Kitchen-Garden, a piece of ground laid out for the cultivation of fruit, herbs, pulse, and other culinary vegetables.

A kitchen-garden ought to be situated on one side of the house, adjoining to the stable, whence the dung may be easily conveyed into the inclosure. As soon as the wall is built, Miller directs a border to be formed beneath it, from 9 to 10 feet in breadth, on which, if in a southern aspect, the earlier plants may be raised. On those borders which are exposed to the north, some late crops may be obtained ; but no pease, beans, or other deep-rooted plants, should be set too near the fruit-trees.

The ground is next to be divided into quarters, the size of which ought to be proportioned to the extent of the garden : because, if these divisions be too small, the soil will be wasted in walks ; and as the quarters are generally inclosed by espaliers of fruit-trees, the vegetables which may be planted there, will not thrive for want of sufficient exposure. The walks should, therefore, be proportioned to the size of the ground ; and in a small garden, they ought not to exceed 8 feet; or, if it be a large one, from 12 to 14 feet in breadth. It will also be advisable to place a border, 3 or 4 feet wide, between such walk and the espalier, in which may be sown small. salads, or any similar vegetables, that do not take deep root, or continue long in the ground. These quarters, however, ought not to be planted, or sown, for raising the same crops two successive years; and the warmest Soil, or that which is next to the stable, where it is best sheltered from the cold winds, will be the most proper for hot-beds, to promote the growth of early cucumbers, melons, etc - The most important points in this, as well as every other branch of horticulture, consist in digging and manuring the land well; in allowing a proper distance to each plant, according to its different growth ; and, particularly, in eradicating all weeds ; an object that will be considerably facilitated by continually extirpating them from the dunghill ; as otherwise, their seeds or roots will be constantly introduced into the garden, and propagated with the manure.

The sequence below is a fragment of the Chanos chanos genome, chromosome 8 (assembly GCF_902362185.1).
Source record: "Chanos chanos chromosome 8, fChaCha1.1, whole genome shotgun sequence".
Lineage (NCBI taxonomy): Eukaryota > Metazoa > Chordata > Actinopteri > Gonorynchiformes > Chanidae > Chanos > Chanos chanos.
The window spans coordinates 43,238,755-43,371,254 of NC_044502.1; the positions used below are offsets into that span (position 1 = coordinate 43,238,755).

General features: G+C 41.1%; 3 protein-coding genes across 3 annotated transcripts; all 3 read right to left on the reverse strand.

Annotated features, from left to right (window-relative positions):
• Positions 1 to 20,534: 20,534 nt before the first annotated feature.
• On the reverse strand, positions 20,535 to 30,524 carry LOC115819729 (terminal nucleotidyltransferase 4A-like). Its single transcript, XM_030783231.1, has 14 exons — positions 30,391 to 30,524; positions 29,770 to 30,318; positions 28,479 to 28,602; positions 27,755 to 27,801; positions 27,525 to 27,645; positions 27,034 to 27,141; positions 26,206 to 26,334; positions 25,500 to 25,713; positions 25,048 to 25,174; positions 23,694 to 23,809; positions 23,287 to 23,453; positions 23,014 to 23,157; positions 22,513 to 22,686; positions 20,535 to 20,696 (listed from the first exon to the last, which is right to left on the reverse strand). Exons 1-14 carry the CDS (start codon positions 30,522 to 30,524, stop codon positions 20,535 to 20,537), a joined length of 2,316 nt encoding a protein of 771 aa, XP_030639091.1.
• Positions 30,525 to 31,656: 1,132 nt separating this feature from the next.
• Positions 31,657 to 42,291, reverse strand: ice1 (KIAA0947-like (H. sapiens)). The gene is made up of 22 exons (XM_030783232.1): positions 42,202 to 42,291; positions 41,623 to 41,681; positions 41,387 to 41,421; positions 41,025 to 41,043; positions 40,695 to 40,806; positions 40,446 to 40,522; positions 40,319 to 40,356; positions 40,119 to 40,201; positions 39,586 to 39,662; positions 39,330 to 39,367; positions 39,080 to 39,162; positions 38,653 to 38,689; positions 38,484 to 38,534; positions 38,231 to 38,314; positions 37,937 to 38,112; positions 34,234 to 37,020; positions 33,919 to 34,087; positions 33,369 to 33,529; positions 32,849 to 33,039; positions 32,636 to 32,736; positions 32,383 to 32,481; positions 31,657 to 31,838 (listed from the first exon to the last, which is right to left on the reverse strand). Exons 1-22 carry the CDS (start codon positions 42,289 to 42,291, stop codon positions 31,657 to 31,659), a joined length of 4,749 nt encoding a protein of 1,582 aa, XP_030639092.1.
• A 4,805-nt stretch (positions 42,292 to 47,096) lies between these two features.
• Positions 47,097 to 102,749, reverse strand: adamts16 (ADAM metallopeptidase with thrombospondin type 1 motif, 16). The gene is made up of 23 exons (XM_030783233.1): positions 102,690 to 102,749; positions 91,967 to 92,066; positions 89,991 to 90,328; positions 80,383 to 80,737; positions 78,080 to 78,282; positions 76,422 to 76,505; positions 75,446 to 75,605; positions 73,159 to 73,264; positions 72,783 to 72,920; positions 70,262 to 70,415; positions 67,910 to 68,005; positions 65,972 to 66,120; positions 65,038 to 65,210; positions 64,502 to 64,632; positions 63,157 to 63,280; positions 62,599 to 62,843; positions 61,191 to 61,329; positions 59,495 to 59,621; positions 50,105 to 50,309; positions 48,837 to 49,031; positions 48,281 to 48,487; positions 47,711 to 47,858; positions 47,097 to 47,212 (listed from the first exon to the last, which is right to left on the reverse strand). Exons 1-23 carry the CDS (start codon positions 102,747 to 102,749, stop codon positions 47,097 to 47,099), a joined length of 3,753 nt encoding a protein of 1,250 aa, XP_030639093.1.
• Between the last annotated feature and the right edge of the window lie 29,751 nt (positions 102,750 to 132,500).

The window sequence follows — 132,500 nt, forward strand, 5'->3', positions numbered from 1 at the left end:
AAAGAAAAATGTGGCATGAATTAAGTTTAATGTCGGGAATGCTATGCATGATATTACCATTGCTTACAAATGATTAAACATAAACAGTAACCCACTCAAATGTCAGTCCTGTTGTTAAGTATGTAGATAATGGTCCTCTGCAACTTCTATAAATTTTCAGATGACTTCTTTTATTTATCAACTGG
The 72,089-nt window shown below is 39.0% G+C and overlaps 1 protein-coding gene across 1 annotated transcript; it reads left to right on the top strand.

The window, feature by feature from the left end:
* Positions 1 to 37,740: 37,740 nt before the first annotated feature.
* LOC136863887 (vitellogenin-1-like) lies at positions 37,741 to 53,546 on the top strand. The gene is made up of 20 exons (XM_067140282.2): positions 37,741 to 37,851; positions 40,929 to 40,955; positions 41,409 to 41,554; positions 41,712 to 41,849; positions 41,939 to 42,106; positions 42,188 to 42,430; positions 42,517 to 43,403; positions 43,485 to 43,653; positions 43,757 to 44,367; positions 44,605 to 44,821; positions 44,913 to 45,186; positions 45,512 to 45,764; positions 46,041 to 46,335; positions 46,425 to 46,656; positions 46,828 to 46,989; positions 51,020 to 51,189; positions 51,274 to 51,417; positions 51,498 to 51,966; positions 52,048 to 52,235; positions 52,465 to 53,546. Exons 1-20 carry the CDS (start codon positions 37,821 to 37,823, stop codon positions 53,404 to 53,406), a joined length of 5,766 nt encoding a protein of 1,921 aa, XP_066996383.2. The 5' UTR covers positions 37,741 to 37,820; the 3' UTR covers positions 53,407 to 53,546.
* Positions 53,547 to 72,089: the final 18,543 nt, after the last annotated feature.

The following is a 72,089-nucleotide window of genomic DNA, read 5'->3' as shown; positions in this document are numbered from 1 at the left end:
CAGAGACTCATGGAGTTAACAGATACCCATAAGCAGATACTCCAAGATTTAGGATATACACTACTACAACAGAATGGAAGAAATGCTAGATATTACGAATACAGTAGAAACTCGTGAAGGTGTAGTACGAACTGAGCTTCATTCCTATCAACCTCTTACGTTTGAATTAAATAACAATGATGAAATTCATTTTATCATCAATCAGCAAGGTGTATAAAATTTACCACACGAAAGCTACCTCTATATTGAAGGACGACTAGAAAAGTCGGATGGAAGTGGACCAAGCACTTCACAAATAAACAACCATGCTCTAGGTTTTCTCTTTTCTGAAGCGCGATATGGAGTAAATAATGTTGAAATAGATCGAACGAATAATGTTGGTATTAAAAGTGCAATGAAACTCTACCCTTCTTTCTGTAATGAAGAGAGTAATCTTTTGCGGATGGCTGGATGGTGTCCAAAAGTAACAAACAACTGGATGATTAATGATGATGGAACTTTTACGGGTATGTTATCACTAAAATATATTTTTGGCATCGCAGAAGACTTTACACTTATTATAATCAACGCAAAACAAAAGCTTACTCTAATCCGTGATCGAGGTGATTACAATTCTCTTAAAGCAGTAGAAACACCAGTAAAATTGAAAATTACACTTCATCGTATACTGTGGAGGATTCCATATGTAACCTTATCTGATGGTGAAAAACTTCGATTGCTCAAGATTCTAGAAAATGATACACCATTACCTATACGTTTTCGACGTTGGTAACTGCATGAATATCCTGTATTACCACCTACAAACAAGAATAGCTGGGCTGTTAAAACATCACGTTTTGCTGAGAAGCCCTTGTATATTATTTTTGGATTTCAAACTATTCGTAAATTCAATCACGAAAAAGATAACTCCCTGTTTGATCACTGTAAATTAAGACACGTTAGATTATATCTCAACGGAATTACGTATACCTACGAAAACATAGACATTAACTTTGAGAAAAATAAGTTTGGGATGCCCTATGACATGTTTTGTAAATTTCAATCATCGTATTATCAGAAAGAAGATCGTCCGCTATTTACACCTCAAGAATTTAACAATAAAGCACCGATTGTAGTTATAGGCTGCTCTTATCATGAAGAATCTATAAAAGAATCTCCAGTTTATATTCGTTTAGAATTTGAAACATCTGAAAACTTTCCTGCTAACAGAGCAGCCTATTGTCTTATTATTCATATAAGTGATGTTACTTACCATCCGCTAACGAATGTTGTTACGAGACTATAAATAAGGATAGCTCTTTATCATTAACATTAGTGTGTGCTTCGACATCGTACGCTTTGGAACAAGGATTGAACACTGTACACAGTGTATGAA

Another circumstance of equal importance, is the watering of gar-rlens, for which the implements commonly employed appear to be very inadequate. The filling, and carrying, of these vessels to the spot where they are to be used, are attended with great labour and loss of time. To remedy these inconveniencies, different machines have been invented : one of the most ingenious and useful, is that contrived by M. Sylvestre, and of which the following is an accurate representation :

Kitchen Garden 6

It consists simply of a cask, capable of holding a sufficient quantity of water, for the purpose of irrigating the garden. The hinder part of this vessel is furnished with a cock that communicates with the watering pipes, and the cask is supported on a strong frame, with one or two wheels, calculated for walks about 18 inches wide. The carriage may be drawn by a mule or an ass, and requires a person to guide the animal; to support the vessel when it is liable to be overturned ; and to open and shut the cock as often as is necessary. Thus, one man will be able to water a considerable space of ground in a short time, and to sprinkle that fertilizing fluid in an equable and regular manner.